Yogi Mermaid Zephyr Wildman
This month we talk to renowned Yogi Zephyr Wildman, she talks to us about her childhood in a hippy commune in Idaho, her journey into becoming a yoga teacher, her philosophy on life. Here she shares with us her advice for dealing with grief through personal experience, having suffered the loss of her first husband at a young age. She shares her wisdom around self care tips, the source of healing, gratitude and how we can centre in these uncertain times.
We met you at Wilderness festival a few years ago, you talked about being from Idaho and growing up in a hippy commune?
Yes, I did. A neighbourhood of like-minded neighbours with goats, chickens, fruit and vegetable gardens, this was in the late 70’s and they were holding onto an ideal, however times were changing and the 80’s were closing in. The trends were drawing to harder drugs, music and values were changing. So by the early 80’s the community started to dissolve. My parents separated and we entered normal neighbourhoods and systems that made me even more conscious of how different we were to the ‘norm’.
You are a senior yoga teacher and a light worker; can you tell us how you discovered yoga and how that journey started for you? Did you feel an instant connection with the practice?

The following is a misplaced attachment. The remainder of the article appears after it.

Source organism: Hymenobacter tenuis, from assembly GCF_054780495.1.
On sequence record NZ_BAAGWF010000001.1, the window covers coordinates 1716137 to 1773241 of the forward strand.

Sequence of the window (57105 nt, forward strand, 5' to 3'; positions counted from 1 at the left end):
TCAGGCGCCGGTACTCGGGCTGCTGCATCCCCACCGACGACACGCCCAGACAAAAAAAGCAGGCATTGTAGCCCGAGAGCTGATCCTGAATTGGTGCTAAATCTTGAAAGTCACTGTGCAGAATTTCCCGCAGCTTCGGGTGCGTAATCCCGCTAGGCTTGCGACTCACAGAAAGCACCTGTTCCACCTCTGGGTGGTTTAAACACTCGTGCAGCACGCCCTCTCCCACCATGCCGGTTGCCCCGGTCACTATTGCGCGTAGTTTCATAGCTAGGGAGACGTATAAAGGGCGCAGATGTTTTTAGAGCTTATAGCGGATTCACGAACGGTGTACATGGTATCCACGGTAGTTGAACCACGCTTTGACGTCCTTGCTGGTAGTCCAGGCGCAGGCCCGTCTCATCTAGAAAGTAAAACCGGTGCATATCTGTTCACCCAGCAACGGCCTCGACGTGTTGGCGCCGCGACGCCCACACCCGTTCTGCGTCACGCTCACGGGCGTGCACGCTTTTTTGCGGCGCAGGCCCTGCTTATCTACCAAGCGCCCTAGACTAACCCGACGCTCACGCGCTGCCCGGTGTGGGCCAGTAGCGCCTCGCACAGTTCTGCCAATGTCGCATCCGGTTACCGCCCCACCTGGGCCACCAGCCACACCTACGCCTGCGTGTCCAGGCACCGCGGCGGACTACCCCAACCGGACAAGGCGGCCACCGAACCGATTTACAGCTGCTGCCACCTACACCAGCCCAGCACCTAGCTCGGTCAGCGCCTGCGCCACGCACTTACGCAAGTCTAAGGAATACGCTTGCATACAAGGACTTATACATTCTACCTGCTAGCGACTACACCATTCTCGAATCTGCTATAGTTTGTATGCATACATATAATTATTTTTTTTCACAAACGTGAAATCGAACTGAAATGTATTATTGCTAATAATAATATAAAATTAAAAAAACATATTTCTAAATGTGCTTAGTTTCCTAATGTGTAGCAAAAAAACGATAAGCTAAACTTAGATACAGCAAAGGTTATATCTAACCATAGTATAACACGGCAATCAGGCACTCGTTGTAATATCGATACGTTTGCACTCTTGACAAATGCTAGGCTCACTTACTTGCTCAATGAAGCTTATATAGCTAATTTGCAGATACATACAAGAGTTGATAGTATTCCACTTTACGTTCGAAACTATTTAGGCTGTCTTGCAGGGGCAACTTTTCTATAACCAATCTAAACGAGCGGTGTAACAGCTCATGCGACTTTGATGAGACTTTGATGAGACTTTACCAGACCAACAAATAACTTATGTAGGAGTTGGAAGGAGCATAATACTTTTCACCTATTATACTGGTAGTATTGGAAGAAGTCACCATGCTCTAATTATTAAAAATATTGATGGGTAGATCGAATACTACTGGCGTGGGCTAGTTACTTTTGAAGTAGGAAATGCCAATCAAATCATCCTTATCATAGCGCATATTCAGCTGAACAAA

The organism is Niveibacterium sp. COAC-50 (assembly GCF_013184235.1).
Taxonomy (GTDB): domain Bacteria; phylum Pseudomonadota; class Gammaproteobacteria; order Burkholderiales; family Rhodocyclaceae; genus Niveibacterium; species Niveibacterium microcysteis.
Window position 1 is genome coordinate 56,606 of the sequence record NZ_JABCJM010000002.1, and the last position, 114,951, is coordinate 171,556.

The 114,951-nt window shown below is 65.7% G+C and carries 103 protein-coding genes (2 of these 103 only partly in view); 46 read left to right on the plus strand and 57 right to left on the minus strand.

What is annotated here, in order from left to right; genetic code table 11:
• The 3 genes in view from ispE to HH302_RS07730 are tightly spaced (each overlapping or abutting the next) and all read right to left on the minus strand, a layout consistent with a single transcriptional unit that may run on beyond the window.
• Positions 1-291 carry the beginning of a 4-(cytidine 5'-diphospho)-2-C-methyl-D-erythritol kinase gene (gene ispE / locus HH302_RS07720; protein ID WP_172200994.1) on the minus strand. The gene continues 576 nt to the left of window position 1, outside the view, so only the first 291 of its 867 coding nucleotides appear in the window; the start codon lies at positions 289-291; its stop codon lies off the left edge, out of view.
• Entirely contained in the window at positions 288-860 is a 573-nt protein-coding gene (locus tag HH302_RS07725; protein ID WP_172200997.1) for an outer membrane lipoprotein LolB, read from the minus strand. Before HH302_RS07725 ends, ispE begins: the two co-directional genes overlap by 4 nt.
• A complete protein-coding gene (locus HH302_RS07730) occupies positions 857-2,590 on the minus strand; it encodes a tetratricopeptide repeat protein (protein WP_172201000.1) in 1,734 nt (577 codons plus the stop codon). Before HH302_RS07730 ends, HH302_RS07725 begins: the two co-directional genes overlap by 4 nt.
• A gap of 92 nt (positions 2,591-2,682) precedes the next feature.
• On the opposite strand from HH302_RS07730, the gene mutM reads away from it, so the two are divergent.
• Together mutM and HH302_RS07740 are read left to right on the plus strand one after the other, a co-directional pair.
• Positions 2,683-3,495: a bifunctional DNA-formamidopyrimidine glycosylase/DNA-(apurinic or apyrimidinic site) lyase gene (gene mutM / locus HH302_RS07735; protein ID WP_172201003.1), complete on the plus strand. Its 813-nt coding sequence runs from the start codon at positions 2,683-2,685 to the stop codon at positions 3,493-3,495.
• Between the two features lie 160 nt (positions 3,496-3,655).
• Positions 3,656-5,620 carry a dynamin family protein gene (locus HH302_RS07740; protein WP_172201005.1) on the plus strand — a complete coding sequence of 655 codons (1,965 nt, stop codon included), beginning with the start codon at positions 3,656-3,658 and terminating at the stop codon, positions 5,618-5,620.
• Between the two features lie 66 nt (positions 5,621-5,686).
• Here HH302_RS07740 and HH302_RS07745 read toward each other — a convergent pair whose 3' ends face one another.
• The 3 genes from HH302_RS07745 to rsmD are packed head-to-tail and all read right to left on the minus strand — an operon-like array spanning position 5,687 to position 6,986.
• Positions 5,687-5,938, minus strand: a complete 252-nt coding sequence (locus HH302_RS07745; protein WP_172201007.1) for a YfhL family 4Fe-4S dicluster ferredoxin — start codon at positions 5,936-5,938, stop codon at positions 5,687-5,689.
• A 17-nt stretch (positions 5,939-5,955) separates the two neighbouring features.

I was introduced to Yoga very early in life by my mum and her friends. This was a practice that I rolled my eyes to and thought it was for ‘old’ people. I wanted to rock climb, cycle and play…not naval gaze. However, when I was 19 years old I was diagnosed with a talo-calconeal collation which pointed to early onset osteoporosis in my ankles, limiting my ability to walk, move and manage bone pain which is some of the worst pain a human can experience. I saw one of the top surgeons in London who works with the London Royal Ballet and he said he couldn’t guarantee that I would be without pain if he operated. With that news, I broke down, collapsed and sobbed. It was a dark prognosis but in this desperation I heard a voice say go back to Yoga. I listened and found myself in community classes attending Yoga rebuilding not only my body, but mind and soul which was affected by my situation. At that time I had no idea how much this would unlock a door into a deeper exploration of my past, my present and influence my future
Has your personal yoga practice and teaching changed over the years and if so how
I have really become aware of the reality that everything changes, the teachings of impermanence that everything arises and falls away, until the next wave washes over again and we get the opportunity to practice refining our techniques, tools and viewpoint in adding to our experienced wisdom. My physical practice has evolved over time from ailment, health, injury, health, birth, health, injury, ageing, health. I have modified my practice to a sustainable experience of asana, pranayama and meditation that works for me, not a school or a teacher anymore. I listen to my body and energy, however as I age I find myself having to accept more limitation and restrictions. This becomes practice and a teacher in itself and why I invest in more than just asana to support life as it moves forward.